Crossed Currents (H)

Jean Ebbert, Author, Marie-Beth Hall, With, Edward L. Beach, Jr., Foreword by Potomac Books $25 (321p) ISBN 978-0-02-881022-5
Solidly researched and engagingly written, this study explores how the U.S. Navy, reluctantly for the most part, opened its ranks to women, and how, once admitted, women have struggled to gain acceptance. Though thousands of women performed useful volunteer service in both world wars, not until 1948 were they sworn into the regular Navy. Then, in 1972, Admiral Elmo Zumwalt, chief of naval operations, launched initiatives that made available numerous ratings, programs and assignments from which women had previously been excluded. Ebbert and Hall discuss the status of such controversial issues as fraternization, sexual harassment, lesbianism and the question of allowing women aboard combat ships. Readers will find here an objective review of the well-publicized, traumatic 1991 Tailhook Convention of naval carrier pilots in Las Vegas at which rowdiness became a form of rape. Though the struggle for parity is still far from won, the authors conclude that the Gulf War demonstrated that the Navy has integrated women extensively and that the trend promises to continue. Ebbert is a former Navy lieutenant married to a retired Navy captain; Hall is the wife of a retired Navy captain and the mother of two naval officer sons. Photos. (June)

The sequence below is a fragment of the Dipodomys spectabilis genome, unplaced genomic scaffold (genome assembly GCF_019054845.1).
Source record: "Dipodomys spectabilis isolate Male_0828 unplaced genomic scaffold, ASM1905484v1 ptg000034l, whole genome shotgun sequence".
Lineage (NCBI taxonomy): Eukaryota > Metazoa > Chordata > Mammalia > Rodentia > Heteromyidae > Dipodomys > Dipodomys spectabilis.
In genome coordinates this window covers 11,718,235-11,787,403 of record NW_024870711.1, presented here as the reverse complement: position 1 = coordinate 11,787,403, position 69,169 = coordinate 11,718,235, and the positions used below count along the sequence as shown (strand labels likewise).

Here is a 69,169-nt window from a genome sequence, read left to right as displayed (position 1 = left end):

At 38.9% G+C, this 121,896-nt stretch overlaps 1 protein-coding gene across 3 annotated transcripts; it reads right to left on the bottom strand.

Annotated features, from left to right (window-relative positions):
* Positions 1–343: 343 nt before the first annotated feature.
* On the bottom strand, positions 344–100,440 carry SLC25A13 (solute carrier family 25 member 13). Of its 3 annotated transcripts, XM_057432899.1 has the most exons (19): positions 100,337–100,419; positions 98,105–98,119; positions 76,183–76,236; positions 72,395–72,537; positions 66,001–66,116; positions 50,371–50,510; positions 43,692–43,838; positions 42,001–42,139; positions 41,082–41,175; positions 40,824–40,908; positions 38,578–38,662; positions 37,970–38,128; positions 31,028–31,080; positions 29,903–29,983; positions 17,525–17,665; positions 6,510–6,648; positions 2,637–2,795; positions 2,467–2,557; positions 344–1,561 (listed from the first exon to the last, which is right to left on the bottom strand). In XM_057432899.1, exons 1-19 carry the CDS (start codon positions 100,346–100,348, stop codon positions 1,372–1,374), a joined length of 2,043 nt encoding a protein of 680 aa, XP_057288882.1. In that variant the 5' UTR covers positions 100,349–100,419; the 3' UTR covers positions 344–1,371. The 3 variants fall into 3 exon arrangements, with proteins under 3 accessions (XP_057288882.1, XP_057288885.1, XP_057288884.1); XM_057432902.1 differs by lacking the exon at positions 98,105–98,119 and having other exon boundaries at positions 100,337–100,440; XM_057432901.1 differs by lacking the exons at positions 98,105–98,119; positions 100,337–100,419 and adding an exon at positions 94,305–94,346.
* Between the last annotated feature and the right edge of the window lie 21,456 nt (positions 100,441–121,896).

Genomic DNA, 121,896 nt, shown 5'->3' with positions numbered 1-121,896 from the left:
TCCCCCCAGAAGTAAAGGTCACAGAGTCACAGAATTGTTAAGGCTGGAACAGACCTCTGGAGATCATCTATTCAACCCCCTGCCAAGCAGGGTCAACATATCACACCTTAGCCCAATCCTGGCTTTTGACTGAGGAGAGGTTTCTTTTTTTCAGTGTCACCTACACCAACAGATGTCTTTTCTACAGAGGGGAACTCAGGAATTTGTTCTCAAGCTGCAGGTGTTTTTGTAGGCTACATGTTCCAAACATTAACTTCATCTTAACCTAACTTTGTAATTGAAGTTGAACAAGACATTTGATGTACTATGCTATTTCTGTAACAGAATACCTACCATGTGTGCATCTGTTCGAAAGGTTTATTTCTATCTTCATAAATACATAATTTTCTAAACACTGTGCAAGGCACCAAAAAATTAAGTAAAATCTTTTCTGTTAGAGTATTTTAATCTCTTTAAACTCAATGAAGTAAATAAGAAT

Reviewed on: 05/31/1993
Release date: 06/01/1993
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